White Blood Cells in Vegans

[For our most recent review, see VeganHealh.org’s article, White Blood Cells in Vegans.]

An apparently healthy, active, vegan, middle-aged woman contacted me recently saying that she has a low white blood cell count. Her white blood cells were 2.8 billion per liter, while normal is about 3.5 to 10.5 (1), although this can vary depending on the laboratory.

White blood cells are needed to fight foreign invaders, including bacteria, viruses, and cancerous cells. During infections, they typically increase in number. A concise explanation of the various white blood cells, along with some interesting pictures, can be found on this Wikipedia page. One type of white blood cells, eosinophils, can increase during allergic reactions (link), though from what I could find, not enough to significantly effect the total white blood cell count.

Knowing that I also usually have a low white blood cell count (that my doctors have never been very worried about), I got out my old lab reports and here is the history (reference range in parentheses):

1999 – 6.3 (4.0-10.5)
2001 – 2.9 (3.5-12.5)
2002 – 3.2 (3.5-12.5)
2005 – 5.0 (3.5-12.5)
2007 – 3.3 (3.5-12.5)
2008 – 3.3 (4.0-10.5)
2013 – 3.6 (4.3-11.0)

I went vegan in 1988, so the initial, higher number in 1999 was not because I had recently been eating animal products.

The reader who wrote me included a March 2006 article from the Vegetarian Society of Hawaii’s Quarterly Newsletter by William Harris, MD, “Low” WBC counts in vegans (PDF). In the article, Dr. Harris explains that his white blood cell count has been as low as 3.0. He says that Agatha Thrash, MD and Michael Klaper, MD told him that they see many vegans with low white blood cell counts. And if you poke around online, you will find that many vegans have low white blood cells.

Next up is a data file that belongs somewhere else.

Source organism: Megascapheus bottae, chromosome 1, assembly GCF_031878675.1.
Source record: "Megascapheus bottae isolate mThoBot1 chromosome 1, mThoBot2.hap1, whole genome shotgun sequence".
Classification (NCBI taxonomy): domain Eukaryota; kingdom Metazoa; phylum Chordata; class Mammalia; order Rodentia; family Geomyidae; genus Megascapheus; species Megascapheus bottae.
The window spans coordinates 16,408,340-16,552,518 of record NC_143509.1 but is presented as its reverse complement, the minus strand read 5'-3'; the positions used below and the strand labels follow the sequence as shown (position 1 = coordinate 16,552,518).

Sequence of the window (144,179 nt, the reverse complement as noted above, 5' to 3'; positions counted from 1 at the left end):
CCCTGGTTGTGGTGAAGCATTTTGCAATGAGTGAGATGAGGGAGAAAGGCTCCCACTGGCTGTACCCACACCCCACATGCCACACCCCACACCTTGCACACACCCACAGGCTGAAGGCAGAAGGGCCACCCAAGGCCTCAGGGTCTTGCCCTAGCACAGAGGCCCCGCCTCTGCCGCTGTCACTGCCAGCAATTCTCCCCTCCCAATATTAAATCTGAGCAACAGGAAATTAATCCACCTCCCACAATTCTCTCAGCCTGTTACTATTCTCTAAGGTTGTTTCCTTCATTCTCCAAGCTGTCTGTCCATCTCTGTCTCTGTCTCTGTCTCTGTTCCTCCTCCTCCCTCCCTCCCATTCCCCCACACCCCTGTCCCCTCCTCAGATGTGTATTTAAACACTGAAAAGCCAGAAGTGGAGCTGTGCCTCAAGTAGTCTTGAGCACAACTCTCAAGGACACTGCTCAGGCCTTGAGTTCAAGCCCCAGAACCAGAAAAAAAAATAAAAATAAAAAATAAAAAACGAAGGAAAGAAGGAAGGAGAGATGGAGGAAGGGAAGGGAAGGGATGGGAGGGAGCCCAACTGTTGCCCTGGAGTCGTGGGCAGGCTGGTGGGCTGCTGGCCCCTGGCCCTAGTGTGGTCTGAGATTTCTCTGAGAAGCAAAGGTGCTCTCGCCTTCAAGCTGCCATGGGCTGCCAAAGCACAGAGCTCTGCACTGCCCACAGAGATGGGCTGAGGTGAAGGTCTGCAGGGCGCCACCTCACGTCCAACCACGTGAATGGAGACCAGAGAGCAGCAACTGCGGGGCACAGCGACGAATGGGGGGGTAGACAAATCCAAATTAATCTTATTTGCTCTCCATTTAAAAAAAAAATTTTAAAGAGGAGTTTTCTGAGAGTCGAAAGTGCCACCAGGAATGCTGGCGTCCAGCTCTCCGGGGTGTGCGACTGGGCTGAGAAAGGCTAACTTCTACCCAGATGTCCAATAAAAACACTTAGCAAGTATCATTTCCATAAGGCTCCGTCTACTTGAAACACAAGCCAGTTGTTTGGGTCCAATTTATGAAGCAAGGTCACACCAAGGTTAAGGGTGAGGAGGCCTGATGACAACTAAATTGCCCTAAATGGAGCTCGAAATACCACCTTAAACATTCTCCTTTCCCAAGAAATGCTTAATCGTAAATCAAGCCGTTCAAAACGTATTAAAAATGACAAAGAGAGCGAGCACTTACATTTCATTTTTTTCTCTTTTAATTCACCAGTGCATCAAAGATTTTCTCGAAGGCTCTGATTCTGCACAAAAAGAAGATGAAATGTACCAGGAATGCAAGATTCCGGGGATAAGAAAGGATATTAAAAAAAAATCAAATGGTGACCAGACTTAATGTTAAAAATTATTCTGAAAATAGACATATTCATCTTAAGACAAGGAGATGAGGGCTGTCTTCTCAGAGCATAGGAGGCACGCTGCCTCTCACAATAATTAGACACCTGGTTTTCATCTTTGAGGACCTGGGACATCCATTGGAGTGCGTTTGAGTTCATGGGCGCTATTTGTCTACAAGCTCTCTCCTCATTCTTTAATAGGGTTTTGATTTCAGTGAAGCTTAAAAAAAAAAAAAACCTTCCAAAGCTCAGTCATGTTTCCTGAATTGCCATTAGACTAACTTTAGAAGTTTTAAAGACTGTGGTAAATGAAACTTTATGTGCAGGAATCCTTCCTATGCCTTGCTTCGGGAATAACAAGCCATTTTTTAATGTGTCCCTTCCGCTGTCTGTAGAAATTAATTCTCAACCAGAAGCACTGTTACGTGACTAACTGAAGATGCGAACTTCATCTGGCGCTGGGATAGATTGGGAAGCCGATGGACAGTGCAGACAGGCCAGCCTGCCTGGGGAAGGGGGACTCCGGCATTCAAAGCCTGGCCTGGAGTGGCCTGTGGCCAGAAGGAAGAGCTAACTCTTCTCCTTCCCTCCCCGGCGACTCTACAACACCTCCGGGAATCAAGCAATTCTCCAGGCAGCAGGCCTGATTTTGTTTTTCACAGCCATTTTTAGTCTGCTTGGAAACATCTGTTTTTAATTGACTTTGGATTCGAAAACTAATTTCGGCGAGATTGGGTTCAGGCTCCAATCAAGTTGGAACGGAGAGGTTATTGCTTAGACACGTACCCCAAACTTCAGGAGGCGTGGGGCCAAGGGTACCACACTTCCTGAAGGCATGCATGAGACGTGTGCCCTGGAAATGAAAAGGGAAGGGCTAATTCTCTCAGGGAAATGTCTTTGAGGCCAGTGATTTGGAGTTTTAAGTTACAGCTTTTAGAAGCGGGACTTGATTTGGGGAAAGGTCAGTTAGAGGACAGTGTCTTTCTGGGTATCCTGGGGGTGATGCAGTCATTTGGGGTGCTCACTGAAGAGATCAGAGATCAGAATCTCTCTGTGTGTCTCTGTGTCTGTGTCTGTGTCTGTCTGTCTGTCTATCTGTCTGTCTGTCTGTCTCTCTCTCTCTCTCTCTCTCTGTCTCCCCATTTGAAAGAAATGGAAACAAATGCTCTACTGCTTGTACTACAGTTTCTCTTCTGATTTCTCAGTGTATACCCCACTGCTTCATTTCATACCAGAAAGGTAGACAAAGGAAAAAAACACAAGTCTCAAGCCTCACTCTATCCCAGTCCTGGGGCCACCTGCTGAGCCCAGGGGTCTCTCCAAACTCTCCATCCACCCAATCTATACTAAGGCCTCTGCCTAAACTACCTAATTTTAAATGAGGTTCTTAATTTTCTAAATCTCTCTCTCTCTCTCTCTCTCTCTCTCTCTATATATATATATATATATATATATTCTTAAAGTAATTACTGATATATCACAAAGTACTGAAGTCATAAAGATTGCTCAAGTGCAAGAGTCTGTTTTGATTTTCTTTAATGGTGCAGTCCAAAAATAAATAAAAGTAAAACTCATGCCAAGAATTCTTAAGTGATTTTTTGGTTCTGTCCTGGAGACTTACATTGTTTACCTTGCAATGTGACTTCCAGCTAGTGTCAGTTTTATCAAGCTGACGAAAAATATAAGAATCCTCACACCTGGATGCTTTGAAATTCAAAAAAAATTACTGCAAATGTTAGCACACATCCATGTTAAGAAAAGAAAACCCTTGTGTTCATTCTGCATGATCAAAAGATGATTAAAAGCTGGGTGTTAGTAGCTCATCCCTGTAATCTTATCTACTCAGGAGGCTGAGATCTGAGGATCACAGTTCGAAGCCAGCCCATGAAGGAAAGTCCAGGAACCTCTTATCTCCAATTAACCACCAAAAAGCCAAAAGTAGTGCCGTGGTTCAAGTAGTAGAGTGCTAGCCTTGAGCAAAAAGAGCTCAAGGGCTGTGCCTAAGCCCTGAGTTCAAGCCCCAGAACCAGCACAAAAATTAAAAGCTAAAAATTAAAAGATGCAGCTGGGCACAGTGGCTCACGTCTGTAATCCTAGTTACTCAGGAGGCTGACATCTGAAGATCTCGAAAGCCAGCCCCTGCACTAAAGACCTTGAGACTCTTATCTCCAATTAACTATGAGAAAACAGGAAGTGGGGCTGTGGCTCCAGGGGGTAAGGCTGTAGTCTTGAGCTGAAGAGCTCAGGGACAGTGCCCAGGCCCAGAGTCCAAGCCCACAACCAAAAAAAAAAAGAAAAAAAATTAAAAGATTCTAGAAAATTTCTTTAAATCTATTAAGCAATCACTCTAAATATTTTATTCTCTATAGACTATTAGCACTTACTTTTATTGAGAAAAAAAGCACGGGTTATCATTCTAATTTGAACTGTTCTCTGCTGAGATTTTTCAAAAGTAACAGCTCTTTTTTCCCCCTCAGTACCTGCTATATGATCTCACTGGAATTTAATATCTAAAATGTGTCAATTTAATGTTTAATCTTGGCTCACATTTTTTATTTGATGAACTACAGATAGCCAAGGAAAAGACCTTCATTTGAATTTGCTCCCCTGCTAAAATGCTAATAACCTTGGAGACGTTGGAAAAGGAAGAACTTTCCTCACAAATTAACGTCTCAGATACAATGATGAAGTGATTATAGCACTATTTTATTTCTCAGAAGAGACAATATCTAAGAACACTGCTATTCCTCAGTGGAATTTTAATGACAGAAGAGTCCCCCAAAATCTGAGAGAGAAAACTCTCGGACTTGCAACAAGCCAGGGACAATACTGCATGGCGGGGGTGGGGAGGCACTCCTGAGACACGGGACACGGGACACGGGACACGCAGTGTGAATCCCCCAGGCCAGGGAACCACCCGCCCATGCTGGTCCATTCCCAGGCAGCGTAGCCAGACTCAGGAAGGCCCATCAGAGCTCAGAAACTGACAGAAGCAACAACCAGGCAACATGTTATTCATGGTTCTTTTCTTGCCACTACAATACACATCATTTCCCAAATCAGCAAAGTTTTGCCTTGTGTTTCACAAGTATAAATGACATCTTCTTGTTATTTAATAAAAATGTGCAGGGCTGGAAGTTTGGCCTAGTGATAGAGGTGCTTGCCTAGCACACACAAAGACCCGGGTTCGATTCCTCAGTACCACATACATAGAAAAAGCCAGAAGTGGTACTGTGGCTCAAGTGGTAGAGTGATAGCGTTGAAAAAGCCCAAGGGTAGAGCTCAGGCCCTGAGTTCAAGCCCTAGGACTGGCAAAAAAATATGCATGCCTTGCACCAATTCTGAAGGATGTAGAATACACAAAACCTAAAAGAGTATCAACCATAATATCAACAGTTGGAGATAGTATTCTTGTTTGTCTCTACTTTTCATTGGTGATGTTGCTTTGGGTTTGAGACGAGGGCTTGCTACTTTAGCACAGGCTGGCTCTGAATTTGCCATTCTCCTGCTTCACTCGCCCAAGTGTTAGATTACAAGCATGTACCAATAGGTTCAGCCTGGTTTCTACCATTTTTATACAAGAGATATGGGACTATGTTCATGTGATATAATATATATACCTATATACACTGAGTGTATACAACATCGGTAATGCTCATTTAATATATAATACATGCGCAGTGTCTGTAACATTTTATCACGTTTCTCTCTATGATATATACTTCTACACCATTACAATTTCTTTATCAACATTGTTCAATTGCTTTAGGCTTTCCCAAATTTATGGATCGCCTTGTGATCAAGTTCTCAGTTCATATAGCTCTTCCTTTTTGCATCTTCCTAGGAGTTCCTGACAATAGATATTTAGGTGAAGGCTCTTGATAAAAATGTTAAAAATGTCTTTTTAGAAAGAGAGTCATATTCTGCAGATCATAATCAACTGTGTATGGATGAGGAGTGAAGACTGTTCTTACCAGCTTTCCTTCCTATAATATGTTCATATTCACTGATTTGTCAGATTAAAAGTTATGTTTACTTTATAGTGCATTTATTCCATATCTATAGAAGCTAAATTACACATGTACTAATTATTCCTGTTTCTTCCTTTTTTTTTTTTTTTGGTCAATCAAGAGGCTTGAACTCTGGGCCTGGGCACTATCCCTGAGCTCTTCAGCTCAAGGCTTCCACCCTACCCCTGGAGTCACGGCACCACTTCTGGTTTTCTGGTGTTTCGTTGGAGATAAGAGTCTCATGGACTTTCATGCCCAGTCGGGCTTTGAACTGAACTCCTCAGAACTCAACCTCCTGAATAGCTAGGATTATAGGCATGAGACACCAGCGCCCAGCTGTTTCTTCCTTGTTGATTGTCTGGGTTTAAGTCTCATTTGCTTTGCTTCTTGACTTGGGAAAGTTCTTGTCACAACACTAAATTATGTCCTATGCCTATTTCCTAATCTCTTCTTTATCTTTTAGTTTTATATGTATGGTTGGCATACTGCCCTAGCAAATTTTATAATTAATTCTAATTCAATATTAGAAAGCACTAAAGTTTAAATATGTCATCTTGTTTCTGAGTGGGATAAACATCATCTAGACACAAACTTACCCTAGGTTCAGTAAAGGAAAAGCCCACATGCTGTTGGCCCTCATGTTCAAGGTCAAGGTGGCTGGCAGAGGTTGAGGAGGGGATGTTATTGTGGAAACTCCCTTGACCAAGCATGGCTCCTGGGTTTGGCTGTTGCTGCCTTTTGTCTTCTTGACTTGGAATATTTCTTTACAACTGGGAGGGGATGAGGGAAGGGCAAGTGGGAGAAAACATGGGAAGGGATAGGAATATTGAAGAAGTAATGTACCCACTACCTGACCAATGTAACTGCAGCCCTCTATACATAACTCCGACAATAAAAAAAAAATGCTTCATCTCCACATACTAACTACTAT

Dr. Harris also points out a small amount of research on the topic and I’m afraid there hasn’t been much since then.

The main paper we have to go on is Hadded et al., 1999 (2), which I’ve cited many times for the vitamin B12 and homocysteine information. They also measured white blood cells and found vegans to have an average of 5.0 compared to omnivores who had a count of 5.8 (the difference was statistically significant). As you can see, the vegans’ average white blood cell count of 5.0 falls into the normal range. After considering other immune-related parameters, the authors concluded, “It is not possible to determine from these findings whether the immune status of vegans is compromised or enhanced compared with other groups.”

Dr. Harris goes on to say that “A previous study, Malter M, et al. (3) concluded that ‘Cytotoxic activity…was significantly higher in vegetarians than in their omnivorous controls by a factor of 2. The enhanced natural cytotoxicity may be one of the factors contributing to the lower cancer risk shown by vegetarians.'” That’s good news, but it may not be relevant to those of us with low white blood cells because the abstract points out that in that study, the white blood cells didn’t differ between the vegetarians and non-vegetarians.